When I got the phone call, I thought I was dreaming. Swim? You mean actually race?
The idea was crazy. And yet it was serious. The holes in the team were such that all the golden oldies were being solicited, anything but take defeat easily. Would we please help?
It had been more than two years since I had bent, poised for the gun to go off. A baby in between, and a globetrotting lifestyle that hardly allows for a regular training program. But they were willing to bank on my experience--on nearly twenty years of mileage and competition. Interclub competition is about times, in that points are calculated according to the performance ratings. But it is also about beating out those from the rival team, and for that good racers, no matter what their age, are an asset.
So what could I do with three weeks of training?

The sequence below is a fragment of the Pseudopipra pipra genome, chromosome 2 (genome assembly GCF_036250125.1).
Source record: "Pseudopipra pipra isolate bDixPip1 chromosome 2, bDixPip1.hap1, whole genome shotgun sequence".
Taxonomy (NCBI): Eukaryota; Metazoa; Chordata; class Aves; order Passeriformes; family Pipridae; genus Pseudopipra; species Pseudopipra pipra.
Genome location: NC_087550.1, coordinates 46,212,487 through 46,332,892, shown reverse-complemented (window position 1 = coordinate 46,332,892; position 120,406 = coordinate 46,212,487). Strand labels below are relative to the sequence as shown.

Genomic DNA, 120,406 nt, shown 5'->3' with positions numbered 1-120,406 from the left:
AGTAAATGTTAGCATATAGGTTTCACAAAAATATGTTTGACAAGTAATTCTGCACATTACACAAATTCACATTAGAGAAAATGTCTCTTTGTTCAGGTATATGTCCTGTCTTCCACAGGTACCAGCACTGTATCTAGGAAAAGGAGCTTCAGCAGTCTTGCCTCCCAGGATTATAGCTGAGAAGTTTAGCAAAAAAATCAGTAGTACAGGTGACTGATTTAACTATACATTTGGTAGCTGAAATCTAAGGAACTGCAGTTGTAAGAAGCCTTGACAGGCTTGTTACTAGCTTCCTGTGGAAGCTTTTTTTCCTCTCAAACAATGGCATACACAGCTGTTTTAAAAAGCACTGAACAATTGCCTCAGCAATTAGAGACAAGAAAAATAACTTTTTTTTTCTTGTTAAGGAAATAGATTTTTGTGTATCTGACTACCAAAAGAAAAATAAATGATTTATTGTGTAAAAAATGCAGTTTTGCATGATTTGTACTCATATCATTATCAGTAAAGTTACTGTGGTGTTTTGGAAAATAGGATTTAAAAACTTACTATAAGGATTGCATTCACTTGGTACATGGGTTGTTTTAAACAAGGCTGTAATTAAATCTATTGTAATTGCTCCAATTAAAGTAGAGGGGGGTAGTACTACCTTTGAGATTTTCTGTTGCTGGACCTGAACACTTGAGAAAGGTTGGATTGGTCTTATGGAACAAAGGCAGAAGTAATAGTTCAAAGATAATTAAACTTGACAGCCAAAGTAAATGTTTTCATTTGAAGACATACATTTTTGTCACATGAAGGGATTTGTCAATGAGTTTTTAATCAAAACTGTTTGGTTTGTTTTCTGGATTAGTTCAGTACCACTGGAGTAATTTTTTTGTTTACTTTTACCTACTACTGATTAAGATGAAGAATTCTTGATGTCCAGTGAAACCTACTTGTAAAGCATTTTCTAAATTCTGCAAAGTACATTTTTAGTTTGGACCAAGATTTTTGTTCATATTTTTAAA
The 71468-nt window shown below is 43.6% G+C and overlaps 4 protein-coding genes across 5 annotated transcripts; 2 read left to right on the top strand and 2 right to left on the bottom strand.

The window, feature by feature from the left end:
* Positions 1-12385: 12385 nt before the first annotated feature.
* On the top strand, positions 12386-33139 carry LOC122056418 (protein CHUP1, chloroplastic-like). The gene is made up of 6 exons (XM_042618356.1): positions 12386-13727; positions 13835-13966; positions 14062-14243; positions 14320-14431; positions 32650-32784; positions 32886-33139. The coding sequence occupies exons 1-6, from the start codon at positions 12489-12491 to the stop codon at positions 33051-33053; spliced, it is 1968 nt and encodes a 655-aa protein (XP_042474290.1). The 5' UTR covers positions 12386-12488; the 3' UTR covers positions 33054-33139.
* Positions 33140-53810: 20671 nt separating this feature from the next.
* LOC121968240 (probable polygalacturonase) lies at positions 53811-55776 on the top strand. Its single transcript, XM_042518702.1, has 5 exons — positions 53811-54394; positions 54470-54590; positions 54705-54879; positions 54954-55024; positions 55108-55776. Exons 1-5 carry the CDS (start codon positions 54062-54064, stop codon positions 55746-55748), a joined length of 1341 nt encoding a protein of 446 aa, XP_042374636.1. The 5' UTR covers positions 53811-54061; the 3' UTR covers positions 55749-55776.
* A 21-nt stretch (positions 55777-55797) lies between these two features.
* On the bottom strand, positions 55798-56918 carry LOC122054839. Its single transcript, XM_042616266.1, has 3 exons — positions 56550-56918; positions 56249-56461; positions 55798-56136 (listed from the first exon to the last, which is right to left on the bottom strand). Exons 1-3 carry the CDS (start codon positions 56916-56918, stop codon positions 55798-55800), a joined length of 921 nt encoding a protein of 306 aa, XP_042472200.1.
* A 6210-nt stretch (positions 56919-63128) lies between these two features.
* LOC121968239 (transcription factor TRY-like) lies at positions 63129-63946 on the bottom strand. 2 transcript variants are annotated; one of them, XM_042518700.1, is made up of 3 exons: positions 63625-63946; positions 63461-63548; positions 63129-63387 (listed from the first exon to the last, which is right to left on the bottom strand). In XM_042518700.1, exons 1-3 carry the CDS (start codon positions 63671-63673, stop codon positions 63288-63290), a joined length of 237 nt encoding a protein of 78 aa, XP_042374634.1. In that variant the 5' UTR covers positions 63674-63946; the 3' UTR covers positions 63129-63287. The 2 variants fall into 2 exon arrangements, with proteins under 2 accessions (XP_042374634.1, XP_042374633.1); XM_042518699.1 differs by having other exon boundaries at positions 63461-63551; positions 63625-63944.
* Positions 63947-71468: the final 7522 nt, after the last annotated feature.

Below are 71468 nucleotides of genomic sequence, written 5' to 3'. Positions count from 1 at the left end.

I reflected a moment. I had spent four years competing for this team as a foreigner, and it wasn't really in me to refuse to participate, on whatever grounds. Besides, it could be fun. It was high time, however, to state my conditions. Traditionally a medley specialist, I was in no shape to fake an IM. Even a short one. Given my age and the short notice, I stipulated, "No more than 100 metres."
Since I had last competed at the Interclubs in Boulogne-Billancourt (a Paris suburb) in 1994, the competition had moved to Chalon-sur-Sa™ne, a picturesque town on the banks of the Sa™ne river with impressive sporting facilities.
The weekend was the traditional mix of carnival ambiance, costumes, and deafening noisemakers. And it was not without some good performances (3 national records), a lot of fun, and some farcical mishaps.